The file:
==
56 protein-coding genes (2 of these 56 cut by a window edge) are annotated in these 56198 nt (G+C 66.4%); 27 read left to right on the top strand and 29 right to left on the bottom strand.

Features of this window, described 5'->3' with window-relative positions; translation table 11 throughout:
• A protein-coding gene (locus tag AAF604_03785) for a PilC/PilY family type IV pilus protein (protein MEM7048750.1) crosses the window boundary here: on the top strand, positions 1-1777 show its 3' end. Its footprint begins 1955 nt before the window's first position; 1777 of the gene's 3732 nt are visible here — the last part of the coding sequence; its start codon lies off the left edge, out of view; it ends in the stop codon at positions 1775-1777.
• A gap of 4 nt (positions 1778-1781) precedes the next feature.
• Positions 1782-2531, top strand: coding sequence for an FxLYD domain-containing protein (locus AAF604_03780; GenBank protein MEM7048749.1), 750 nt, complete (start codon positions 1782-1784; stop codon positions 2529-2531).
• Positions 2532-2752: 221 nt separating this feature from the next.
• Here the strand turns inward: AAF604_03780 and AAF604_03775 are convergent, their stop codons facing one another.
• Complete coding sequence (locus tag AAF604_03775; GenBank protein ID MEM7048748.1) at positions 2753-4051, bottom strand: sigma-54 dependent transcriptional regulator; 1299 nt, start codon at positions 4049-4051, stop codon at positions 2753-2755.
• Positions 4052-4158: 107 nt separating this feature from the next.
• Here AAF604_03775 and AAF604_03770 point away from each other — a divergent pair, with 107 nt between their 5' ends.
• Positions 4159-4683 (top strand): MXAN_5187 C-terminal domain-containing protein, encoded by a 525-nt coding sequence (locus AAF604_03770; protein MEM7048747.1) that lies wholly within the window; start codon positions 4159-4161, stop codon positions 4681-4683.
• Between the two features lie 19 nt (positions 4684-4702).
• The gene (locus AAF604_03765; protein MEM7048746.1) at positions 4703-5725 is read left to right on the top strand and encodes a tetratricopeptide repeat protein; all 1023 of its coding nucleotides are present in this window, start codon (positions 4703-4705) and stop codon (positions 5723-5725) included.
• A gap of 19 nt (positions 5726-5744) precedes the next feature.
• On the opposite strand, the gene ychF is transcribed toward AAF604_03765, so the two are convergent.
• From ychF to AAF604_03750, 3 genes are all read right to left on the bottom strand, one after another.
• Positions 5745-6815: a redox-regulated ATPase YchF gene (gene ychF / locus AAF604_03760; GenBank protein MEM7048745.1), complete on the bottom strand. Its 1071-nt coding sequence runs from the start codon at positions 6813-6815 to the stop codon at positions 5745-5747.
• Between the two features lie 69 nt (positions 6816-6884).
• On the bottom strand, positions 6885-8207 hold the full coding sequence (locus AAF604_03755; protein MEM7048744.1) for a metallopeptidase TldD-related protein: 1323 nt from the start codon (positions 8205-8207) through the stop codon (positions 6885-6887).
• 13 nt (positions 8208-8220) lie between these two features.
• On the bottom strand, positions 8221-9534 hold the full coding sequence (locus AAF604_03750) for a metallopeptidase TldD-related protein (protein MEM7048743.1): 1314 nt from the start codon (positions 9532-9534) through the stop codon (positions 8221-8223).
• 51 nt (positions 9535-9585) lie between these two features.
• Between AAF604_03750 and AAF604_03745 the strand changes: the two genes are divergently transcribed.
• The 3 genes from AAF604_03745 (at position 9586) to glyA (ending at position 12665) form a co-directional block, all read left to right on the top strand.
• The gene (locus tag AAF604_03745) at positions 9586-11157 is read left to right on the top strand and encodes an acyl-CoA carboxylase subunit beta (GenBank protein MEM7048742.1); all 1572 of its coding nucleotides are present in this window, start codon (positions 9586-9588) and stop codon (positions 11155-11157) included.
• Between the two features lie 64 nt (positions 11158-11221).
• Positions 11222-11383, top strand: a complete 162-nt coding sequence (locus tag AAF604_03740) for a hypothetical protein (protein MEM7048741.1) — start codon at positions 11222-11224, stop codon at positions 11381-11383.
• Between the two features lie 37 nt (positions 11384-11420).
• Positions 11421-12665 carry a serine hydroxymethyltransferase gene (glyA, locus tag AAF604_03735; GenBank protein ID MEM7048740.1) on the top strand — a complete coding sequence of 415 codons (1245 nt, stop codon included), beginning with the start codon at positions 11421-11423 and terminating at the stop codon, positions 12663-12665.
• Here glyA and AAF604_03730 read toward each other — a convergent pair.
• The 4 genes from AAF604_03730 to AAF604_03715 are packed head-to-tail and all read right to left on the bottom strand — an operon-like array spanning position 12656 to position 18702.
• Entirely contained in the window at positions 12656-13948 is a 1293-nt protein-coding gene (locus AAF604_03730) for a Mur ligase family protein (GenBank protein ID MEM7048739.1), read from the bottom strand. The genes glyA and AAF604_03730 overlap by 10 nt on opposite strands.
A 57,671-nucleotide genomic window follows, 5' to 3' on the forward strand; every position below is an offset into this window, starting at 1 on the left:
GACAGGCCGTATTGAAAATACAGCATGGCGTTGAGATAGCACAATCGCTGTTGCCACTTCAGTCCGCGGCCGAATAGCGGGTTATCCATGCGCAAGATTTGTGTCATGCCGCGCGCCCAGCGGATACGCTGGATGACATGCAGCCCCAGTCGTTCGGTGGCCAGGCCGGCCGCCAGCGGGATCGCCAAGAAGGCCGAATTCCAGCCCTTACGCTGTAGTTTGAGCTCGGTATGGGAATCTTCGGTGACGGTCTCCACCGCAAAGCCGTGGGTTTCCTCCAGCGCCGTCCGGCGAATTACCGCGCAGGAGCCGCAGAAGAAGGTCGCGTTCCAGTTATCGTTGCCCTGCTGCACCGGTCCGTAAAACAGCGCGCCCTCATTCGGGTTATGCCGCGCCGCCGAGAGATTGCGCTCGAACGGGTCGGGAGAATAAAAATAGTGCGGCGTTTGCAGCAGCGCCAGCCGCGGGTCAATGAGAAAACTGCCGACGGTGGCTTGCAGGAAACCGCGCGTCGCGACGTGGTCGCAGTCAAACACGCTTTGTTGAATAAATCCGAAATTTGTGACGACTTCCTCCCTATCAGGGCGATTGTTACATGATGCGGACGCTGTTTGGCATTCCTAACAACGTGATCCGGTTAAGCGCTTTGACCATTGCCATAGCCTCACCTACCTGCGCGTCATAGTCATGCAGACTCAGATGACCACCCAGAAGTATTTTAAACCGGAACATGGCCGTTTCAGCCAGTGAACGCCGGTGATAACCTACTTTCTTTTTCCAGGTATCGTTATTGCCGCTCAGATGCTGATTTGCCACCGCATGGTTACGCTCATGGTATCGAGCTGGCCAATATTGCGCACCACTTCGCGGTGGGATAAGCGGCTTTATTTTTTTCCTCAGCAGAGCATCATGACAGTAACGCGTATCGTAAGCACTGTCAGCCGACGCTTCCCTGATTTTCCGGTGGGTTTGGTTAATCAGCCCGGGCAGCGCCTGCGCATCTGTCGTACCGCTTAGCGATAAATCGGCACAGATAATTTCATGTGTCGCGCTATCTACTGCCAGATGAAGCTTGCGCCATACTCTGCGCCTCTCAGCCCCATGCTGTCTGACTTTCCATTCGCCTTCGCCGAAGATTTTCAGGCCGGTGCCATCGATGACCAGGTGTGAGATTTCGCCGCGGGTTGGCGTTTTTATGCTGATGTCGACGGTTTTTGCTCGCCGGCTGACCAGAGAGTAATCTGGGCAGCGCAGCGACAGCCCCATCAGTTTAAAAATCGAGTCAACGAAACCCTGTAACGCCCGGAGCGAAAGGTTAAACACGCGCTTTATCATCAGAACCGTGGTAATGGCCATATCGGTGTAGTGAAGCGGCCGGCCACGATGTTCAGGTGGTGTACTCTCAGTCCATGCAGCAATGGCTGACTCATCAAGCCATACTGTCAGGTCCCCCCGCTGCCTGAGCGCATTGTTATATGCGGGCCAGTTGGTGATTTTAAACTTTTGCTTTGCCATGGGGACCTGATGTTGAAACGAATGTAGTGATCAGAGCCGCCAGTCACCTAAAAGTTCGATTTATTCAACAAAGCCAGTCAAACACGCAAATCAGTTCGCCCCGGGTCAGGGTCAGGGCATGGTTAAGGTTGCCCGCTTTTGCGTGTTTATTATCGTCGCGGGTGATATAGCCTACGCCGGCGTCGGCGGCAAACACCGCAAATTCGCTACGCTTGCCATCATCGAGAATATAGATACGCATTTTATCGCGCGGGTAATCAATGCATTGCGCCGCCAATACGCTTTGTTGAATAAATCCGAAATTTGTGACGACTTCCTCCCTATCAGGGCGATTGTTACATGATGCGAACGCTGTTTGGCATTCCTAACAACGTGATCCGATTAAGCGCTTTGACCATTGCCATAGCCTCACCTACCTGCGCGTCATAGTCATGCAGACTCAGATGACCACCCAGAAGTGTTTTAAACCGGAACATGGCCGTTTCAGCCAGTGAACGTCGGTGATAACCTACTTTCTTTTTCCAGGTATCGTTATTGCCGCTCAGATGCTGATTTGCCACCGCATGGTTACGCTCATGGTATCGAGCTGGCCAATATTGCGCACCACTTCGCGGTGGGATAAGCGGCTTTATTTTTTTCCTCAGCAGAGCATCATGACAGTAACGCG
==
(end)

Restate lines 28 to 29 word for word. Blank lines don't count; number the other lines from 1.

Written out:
• Between the two features lie 37 nt (positions 11384-11420).
• Positions 11421-12665 carry a serine hydroxymethyltransferase gene (glyA, locus tag AAF604_03735; GenBank protein ID MEM7048740.1) on the top strand — a complete coding sequence of 415 codons (1245 nt, stop codon included), beginning with the start codon at positions 11421-11423 and terminating at the stop codon, positions 12663-12665.